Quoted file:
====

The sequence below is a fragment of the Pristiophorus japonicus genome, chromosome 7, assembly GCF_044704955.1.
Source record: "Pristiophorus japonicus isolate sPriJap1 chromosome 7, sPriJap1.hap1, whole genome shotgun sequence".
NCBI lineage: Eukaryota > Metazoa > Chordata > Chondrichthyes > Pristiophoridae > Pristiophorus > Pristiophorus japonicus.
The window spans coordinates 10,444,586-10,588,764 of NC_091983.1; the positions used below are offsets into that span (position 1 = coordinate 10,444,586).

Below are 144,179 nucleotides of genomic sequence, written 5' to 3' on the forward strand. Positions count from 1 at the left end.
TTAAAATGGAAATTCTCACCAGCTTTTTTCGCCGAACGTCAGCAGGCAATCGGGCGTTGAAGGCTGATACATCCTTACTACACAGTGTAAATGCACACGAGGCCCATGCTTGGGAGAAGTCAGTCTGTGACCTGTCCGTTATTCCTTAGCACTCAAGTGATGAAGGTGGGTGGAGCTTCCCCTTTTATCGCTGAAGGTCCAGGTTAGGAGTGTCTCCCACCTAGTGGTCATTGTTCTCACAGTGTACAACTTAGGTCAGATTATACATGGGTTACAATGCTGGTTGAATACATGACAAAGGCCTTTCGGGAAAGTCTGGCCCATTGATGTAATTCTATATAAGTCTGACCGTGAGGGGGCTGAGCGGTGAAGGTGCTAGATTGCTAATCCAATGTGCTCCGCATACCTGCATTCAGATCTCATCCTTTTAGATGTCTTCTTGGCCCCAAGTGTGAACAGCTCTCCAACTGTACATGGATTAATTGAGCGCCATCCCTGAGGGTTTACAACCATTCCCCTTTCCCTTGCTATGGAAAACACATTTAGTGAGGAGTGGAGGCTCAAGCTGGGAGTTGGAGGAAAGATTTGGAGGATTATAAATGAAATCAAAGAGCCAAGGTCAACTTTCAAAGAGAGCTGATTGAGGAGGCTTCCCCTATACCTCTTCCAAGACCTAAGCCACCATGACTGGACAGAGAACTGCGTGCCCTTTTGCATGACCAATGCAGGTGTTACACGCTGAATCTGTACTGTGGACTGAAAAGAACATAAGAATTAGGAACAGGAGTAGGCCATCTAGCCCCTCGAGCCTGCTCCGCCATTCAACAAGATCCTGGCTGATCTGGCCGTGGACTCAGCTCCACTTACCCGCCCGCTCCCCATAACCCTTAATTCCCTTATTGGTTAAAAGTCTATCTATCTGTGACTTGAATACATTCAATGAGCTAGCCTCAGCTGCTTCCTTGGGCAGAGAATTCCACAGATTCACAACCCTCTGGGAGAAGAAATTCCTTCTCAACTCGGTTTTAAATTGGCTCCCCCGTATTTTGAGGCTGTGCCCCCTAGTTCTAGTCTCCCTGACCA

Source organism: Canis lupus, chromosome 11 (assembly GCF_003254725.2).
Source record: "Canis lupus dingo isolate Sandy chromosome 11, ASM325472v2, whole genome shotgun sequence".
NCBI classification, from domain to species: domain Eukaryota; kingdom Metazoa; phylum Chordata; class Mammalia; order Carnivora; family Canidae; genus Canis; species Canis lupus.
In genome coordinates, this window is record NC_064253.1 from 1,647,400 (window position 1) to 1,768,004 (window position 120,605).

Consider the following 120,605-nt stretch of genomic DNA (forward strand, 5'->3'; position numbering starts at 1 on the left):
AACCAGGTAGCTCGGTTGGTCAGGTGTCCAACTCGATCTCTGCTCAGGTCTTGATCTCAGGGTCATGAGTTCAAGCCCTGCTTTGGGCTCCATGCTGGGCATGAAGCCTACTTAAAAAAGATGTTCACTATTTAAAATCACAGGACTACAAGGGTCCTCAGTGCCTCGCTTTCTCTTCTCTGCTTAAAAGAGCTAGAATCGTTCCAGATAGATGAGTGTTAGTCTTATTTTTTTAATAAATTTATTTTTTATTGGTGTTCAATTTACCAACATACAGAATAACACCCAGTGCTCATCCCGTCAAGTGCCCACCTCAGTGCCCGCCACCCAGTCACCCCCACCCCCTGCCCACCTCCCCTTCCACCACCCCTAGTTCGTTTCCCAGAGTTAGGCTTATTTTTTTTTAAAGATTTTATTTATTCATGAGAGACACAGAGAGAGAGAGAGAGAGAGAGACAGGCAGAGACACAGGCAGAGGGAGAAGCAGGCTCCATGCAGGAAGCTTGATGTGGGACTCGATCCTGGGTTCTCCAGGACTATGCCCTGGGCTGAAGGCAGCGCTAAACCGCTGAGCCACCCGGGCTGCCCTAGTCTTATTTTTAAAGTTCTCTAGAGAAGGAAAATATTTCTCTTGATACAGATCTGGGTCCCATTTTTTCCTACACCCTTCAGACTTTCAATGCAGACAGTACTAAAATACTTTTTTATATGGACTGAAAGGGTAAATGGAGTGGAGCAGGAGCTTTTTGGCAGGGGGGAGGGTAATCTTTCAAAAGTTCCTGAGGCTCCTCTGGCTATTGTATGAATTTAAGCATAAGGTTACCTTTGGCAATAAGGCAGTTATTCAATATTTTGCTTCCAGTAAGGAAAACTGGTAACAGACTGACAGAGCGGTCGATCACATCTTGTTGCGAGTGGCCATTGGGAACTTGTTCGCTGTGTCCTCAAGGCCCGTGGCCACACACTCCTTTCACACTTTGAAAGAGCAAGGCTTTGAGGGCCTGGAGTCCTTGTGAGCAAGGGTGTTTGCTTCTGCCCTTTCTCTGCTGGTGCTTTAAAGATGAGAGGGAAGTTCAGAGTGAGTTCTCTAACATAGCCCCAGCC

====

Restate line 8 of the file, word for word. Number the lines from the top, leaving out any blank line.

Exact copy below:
Source record: "Canis lupus dingo isolate Sandy chromosome 11, ASM325472v2, whole genome shotgun sequence".